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head mould of grasses, rice and sorghum

Cochliobolus lunatus
This information is part of a full datasheet available in the Crop Protection Compendium (CPC); For information on how to access the CPC, click here.


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Host plants / species affected

Main hosts

show all species affected
Oryza sativa (rice)
Pennisetum glaucum (pearl millet)
Poaceae (grasses)
Sorghum bicolor (sorghum)
Zea mays (maize)

List of symptoms / signs

Inflorescence - distortion (non-graminaceous plants)
Leaves - abnormal colours
Leaves - necrotic areas
Seeds - discolorations
Seeds - empty grains
Seeds - lesions on seeds
Seeds - mould
Seeds - rot



On sorghum, leaf spots may occur that are diffuse and reddish with greyish centres.

On rice, leaf spots are circular to elongate, centrally grey with dark-brown periphery within a yellow halo.

On maize, small, necrotic or chlorotic leaf spots occur with a pale halo, that reach 0.5 cm diameter when fully developed.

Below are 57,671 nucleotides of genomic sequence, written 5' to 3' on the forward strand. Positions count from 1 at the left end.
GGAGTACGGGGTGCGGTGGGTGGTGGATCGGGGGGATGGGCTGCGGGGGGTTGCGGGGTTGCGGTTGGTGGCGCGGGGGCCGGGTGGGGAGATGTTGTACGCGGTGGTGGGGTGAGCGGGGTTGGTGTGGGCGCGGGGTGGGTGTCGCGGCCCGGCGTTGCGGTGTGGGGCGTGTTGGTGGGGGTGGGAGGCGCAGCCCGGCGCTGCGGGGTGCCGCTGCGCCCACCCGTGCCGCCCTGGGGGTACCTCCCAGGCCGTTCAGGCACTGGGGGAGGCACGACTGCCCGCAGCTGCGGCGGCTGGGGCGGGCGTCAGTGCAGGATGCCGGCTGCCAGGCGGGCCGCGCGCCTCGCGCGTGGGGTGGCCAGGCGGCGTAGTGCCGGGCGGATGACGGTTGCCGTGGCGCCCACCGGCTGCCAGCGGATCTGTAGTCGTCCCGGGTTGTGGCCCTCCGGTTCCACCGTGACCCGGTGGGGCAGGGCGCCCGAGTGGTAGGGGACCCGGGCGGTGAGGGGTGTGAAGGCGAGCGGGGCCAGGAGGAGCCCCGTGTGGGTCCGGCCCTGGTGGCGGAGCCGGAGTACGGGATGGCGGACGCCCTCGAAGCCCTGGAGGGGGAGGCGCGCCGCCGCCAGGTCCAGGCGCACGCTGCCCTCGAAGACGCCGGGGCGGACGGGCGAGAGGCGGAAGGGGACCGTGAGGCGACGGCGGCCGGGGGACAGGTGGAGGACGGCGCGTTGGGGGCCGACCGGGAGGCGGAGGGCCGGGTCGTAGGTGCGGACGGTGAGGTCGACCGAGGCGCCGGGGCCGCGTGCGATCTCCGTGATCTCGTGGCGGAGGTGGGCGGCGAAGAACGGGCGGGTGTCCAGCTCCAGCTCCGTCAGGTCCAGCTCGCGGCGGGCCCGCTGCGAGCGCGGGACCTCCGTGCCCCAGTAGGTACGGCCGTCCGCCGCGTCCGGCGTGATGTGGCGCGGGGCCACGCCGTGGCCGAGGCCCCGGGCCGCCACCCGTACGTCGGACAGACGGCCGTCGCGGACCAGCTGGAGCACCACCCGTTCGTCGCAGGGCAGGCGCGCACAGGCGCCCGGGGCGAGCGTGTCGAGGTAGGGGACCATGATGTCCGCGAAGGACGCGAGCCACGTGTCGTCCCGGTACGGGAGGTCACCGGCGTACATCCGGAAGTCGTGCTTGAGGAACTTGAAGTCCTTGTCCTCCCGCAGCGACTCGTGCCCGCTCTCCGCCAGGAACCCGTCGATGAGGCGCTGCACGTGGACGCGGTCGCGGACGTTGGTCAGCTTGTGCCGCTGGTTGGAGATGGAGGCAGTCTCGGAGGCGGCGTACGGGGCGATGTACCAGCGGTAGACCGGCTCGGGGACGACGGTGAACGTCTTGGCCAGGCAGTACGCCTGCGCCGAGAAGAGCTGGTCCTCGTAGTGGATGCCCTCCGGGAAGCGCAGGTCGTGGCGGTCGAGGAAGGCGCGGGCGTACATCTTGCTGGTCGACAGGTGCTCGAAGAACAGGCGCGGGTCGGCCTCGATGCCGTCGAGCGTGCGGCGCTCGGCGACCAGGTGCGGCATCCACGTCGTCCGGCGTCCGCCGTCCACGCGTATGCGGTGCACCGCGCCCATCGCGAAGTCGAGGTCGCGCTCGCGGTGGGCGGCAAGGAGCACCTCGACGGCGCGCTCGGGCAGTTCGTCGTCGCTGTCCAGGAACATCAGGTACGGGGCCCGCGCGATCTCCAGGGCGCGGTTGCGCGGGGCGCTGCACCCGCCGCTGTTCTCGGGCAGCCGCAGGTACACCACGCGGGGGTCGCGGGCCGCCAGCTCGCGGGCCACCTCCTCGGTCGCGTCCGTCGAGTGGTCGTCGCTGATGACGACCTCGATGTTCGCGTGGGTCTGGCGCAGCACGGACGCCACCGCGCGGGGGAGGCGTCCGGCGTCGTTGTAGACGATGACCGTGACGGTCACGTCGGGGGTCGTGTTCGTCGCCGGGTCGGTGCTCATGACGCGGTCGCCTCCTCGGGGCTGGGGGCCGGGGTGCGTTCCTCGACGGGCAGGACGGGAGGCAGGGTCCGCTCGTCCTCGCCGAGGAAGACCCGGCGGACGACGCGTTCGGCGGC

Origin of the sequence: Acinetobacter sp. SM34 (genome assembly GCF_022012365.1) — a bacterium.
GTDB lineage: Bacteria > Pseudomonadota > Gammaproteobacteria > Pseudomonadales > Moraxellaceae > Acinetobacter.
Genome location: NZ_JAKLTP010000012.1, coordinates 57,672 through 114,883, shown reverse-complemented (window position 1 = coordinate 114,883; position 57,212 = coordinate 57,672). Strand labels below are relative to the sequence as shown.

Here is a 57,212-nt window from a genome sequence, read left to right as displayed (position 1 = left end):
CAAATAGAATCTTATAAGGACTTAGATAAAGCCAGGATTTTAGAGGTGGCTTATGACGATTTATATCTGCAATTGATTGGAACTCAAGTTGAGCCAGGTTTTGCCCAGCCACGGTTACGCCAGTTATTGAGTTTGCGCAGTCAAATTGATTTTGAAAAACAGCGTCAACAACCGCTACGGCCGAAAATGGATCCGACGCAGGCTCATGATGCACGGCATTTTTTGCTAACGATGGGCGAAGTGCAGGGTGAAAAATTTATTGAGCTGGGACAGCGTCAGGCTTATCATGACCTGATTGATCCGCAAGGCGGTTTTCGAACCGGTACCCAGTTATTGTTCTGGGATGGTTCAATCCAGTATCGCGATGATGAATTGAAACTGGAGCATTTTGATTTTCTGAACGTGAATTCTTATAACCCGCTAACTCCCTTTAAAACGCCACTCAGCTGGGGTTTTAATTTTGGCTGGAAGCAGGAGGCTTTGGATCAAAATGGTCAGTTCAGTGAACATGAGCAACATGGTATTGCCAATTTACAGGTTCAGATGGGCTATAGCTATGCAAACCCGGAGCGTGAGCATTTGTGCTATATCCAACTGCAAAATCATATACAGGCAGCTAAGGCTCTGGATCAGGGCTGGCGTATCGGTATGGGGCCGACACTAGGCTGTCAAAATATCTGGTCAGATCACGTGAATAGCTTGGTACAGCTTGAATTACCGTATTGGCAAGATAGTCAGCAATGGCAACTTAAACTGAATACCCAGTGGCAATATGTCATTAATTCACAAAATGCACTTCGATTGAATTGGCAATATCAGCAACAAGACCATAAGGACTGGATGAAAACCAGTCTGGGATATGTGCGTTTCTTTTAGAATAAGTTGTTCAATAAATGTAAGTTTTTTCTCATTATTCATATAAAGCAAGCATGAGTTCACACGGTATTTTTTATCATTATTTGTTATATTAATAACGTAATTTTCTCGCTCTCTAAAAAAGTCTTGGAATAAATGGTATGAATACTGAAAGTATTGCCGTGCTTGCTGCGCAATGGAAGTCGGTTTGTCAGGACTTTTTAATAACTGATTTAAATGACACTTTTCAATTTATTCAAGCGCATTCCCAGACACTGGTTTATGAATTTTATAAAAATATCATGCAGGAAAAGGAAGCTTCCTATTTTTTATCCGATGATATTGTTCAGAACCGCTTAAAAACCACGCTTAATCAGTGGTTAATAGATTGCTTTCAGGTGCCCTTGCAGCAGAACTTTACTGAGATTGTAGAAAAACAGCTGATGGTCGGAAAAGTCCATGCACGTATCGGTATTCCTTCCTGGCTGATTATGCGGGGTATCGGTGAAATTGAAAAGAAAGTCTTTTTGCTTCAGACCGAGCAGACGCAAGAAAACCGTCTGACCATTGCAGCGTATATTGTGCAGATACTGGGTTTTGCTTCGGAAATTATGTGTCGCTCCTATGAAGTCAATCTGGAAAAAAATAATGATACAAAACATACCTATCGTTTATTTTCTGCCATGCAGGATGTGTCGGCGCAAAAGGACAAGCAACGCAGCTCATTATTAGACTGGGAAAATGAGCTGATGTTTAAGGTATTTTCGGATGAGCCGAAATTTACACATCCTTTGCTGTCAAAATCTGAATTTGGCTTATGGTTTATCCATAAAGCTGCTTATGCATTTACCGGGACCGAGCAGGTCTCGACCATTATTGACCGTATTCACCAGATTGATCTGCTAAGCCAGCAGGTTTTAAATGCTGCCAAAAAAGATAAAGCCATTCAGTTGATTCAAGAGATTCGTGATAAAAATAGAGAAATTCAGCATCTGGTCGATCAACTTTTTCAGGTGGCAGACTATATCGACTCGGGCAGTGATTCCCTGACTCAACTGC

On soyabean, necrotic lesions appear on the cotyledons.


C. lunata appears on sorghum grain or seeds as shiny, velvety black, fluffy growth on the surface.

Infection of rice seeds by C. lunata is characterized by discoloration of the aleurone and starch layer, with the hulls becoming brown. A close association occurs between discoloration of glumes, empty glumes and discoloration of kernels. In severe infections, the rice kernel shows a black discoloration.

Prevention and control

Cultural Control and Sanitary Methods

Disease escape is a traditional approach to controlling grain mould in sorghum. Harvesting earlier can reduce the amount of grain mould. In areas where photosensitive cultivars have been grown, grain mould is avoided when flowering and grain fill occur in the dry season. Production of sorghum seed in arid regions under irrigation also minimizes the development of grain moulds (Forbes et al., 1992).

Storing bananas at 10 or 30°C with low humidity reduced storage rot caused by C. lunatus (Ram and Vir, 1996).

Avoiding high nitrogen rates and drought stress on centipedegrass (Eremochloa ophiuroides) turf can reduce Curvularia blight (Wilson and Hanna, 1999).